Money for NORCs rather than pork

Money for NORCs rather than pork

When President Bush signed Congress’s multi-billion-dollar spending bill last week, he guaranteed funding that UJA Federation of Northern New Jersey desperately needed to continue its Naturally Occurring Retirement Communities program, which enables seniors to remain in their homes instead of moving into nursing homes.

The funds will allow UJA-NNJ to continue services such as congregational nursing, case management, home health aides, telephone reassurance, and cultural activities. The federation will continue to examine how best to use the funds, according to Alan Sweifach, UJA-NNJ’s director of strategic planning and allocations.

"We are going to target either high-rise or low-rise apartment buildings and provide a variety of assistance," Sweifach said.

United Jewish Communities’ national NORC program targets neighborhoods or buildings with high numbers of elderly residents. NORC — which began in New York in ’00’ — has more than 40 programs in ‘5 states and relies heavily on federal funding.

UJA-NNJ received a NORC allocation of $196,’35 in ‘004 from the Administration on Aging. The federation matched with a grant of $60,000. The money went toward meals-on-wheels, nurse visits to Temple Sholom in River Edge, and recreational programs. The funds had been for a demonstration project within Republican Rep. Scott Garrett’s fifth district, which includes New Milford, Paramus, River Edge, and Bergenfield. Now, the program will expand as funding allows, said Joy Kurland, director of UJA-NNJ’s Jewish Community Relations Council.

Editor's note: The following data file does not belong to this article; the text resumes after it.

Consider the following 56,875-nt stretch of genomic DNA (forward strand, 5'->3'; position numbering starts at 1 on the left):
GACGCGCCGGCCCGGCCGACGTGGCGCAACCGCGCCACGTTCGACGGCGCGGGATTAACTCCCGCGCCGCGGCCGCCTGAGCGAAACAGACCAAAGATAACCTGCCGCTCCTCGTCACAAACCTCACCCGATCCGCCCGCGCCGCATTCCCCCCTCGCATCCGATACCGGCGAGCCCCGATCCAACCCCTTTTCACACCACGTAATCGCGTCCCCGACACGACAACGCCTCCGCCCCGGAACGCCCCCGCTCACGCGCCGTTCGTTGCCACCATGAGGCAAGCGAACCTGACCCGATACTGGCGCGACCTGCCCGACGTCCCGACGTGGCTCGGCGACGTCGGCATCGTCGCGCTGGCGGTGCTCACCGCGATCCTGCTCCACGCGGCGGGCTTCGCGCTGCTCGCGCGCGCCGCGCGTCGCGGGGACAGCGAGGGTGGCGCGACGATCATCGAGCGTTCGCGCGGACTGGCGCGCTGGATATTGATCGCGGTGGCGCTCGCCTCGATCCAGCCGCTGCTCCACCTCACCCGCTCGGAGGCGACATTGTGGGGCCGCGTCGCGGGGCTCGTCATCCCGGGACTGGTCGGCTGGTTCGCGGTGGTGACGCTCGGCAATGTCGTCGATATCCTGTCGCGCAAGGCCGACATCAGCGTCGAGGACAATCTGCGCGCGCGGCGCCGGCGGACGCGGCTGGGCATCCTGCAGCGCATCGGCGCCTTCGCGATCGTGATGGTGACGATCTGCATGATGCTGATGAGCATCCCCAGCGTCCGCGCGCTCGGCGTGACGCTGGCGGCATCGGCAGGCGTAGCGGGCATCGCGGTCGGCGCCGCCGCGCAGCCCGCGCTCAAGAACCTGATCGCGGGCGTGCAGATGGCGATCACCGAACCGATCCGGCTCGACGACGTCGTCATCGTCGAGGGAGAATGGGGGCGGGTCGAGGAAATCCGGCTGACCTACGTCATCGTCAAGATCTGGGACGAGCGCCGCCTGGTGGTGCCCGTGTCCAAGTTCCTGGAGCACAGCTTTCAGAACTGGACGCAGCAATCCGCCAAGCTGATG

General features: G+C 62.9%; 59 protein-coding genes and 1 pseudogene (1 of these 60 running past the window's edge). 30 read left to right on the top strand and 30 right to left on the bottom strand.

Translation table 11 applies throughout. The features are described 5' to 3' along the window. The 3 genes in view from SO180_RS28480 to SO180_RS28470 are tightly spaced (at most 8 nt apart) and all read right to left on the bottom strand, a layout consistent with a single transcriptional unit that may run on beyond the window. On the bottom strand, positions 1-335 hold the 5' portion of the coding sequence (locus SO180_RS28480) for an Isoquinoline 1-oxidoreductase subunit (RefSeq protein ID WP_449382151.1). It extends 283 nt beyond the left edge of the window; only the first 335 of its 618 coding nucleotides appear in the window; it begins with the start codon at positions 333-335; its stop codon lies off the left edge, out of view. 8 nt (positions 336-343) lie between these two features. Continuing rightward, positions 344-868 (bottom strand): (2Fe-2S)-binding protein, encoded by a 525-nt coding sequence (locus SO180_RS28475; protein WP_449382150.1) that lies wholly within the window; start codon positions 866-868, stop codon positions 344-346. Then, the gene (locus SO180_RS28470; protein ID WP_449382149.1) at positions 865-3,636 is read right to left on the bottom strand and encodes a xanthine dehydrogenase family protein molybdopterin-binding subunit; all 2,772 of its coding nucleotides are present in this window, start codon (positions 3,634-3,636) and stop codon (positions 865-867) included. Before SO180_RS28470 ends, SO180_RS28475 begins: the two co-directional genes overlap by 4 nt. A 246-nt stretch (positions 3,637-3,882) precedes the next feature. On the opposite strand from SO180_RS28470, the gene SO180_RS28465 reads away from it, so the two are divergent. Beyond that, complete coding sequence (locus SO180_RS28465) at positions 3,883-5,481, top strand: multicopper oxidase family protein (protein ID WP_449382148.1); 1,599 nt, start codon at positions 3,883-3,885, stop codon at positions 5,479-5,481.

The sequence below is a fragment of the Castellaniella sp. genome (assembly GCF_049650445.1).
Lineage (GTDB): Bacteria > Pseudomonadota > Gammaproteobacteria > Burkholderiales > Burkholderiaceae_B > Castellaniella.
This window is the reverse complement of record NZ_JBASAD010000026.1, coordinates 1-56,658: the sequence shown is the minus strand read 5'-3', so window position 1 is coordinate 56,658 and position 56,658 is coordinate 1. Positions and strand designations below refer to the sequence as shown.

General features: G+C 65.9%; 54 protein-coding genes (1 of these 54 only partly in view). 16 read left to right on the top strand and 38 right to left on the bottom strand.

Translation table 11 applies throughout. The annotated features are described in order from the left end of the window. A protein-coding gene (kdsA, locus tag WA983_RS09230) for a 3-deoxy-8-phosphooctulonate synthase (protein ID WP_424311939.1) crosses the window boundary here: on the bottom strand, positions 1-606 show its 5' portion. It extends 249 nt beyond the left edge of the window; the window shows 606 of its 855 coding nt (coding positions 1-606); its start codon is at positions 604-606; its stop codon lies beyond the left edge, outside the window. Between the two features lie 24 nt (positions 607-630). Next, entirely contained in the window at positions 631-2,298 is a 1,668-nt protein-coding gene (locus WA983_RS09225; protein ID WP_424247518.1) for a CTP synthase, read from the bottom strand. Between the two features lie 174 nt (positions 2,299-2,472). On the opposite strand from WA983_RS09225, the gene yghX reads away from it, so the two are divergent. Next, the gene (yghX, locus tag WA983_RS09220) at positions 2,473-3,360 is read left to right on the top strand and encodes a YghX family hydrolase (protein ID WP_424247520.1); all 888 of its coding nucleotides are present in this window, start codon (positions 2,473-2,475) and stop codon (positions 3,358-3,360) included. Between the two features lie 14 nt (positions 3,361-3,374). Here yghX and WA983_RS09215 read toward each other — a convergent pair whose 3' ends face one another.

"We have a limited amount of money, we have to make it go as far as we can," she said. "If we identify NORC programs in areas we had not previously engaged in, now we’ll entertain branching out to a wider territory."

New Jersey’s representatives in Washington had secured $1.5 million for five of the state’s Jewish federations to continue the NORC program, but that funding was jeopardized in November when the president vetoed the labor bill to which the earmarks were attached. While the Senate voted to override the veto, the House failed to meet the necessary two-thirds majority, leaving the federations wondering if they would ever see the promised funds.

Almost all of the earmarks survived a negotiating process in Congress, however, and made it into the ‘008 omnibus spending bill. UJA-NNJ’s allocation of $16’,195 will allow it to resume its NORC program, which had been suspended since funding ran out in ‘006.

Although Kurland credits Garrett and Sens. Frank Lautenberg and Robert Menendez for initially including the earmarks in the bill, JCRC had worked with UJC’s national office to lobby Congress to keep them as it cut funding in order to gain the president’s approval.

"It was ongoing advocacy from the time of application to its final completion and realization," she said.

Although the UJC was pushing for the earmarks, the president’s veto of the labor bill came as no surprise, said Robert Goldberg, senior director of legislative affairs in UJC’s Washington office.

"The Labor-HHS Appropriations bill was contentious because it contained most of the increased domestic spending congressional Democrats were looking for above the overall spending limits requested by the president," he said.